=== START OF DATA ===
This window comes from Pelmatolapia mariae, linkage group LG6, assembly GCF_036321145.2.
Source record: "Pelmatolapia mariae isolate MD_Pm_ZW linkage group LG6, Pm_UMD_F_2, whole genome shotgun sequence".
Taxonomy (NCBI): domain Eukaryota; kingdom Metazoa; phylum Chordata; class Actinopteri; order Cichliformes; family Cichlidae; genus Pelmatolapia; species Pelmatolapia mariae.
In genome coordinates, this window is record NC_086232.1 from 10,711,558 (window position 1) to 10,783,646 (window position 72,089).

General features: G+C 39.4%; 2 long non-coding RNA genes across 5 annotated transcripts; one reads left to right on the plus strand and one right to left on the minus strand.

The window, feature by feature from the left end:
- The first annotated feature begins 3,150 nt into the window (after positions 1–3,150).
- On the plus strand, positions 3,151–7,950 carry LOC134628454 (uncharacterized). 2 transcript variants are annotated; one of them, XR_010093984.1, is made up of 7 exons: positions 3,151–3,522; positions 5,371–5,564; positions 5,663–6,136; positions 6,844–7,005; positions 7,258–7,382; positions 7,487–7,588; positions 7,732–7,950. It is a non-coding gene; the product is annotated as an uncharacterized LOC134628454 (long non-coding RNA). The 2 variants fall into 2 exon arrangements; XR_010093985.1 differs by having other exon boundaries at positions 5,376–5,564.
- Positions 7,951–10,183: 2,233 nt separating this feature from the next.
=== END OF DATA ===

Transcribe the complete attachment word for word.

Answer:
This window comes from Pelmatolapia mariae, linkage group LG6, assembly GCF_036321145.2.
Source record: "Pelmatolapia mariae isolate MD_Pm_ZW linkage group LG6, Pm_UMD_F_2, whole genome shotgun sequence".
Taxonomy (NCBI): domain Eukaryota; kingdom Metazoa; phylum Chordata; class Actinopteri; order Cichliformes; family Cichlidae; genus Pelmatolapia; species Pelmatolapia mariae.
In genome coordinates, this window is record NC_086232.1 from 10,711,558 (window position 1) to 10,783,646 (window position 72,089).

General features: G+C 39.4%; 2 long non-coding RNA genes across 5 annotated transcripts; one reads left to right on the plus strand and one right to left on the minus strand.

The window, feature by feature from the left end:
- The first annotated feature begins 3,150 nt into the window (after positions 1–3,150).
- On the plus strand, positions 3,151–7,950 carry LOC134628454 (uncharacterized). 2 transcript variants are annotated; one of them, XR_010093984.1, is made up of 7 exons: positions 3,151–3,522; positions 5,371–5,564; positions 5,663–6,136; positions 6,844–7,005; positions 7,258–7,382; positions 7,487–7,588; positions 7,732–7,950. It is a non-coding gene; the product is annotated as an uncharacterized LOC134628454 (long non-coding RNA). The 2 variants fall into 2 exon arrangements; XR_010093985.1 differs by having other exon boundaries at positions 5,376–5,564.
- Positions 7,951–10,183: 2,233 nt separating this feature from the next.